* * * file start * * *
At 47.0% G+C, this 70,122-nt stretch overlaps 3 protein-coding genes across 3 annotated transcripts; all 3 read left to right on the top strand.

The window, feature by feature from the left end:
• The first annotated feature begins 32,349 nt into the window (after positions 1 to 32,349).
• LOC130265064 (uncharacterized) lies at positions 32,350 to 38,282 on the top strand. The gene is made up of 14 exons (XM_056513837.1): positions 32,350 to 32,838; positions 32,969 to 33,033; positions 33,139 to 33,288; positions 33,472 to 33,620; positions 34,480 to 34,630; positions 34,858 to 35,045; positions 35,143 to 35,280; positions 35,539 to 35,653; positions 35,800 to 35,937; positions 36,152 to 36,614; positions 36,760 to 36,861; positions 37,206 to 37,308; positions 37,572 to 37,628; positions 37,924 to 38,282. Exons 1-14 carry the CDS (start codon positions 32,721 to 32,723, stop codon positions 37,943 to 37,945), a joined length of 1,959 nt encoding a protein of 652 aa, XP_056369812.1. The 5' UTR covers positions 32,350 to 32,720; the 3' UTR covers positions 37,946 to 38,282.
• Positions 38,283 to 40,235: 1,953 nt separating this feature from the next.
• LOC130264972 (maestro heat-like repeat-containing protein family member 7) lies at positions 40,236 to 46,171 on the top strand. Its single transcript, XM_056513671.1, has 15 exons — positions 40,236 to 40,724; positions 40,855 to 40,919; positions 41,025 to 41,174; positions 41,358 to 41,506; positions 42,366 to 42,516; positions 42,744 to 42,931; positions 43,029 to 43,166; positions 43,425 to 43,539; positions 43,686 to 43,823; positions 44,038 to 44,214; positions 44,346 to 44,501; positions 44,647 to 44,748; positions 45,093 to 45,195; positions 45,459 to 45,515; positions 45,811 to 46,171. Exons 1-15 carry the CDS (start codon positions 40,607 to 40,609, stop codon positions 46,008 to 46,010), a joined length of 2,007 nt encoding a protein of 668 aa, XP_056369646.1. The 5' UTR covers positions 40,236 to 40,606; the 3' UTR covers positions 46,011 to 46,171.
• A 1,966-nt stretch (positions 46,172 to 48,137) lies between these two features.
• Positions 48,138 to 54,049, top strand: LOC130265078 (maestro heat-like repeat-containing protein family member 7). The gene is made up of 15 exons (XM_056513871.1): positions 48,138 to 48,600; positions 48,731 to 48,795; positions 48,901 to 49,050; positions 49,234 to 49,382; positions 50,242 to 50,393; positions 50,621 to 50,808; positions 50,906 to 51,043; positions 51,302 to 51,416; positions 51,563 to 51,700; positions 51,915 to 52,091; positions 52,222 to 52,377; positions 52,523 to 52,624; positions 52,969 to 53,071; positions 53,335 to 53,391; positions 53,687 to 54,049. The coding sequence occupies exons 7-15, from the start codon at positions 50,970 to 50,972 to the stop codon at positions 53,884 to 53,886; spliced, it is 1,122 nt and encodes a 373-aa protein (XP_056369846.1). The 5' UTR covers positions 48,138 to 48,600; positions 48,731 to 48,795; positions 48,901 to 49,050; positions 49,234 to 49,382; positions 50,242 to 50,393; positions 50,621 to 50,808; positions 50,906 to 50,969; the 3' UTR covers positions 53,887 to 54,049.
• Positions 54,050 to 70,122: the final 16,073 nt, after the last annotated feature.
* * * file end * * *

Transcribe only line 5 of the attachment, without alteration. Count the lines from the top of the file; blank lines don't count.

• Positions 38,283 to 40,235: 1,953 nt separating this feature from the next.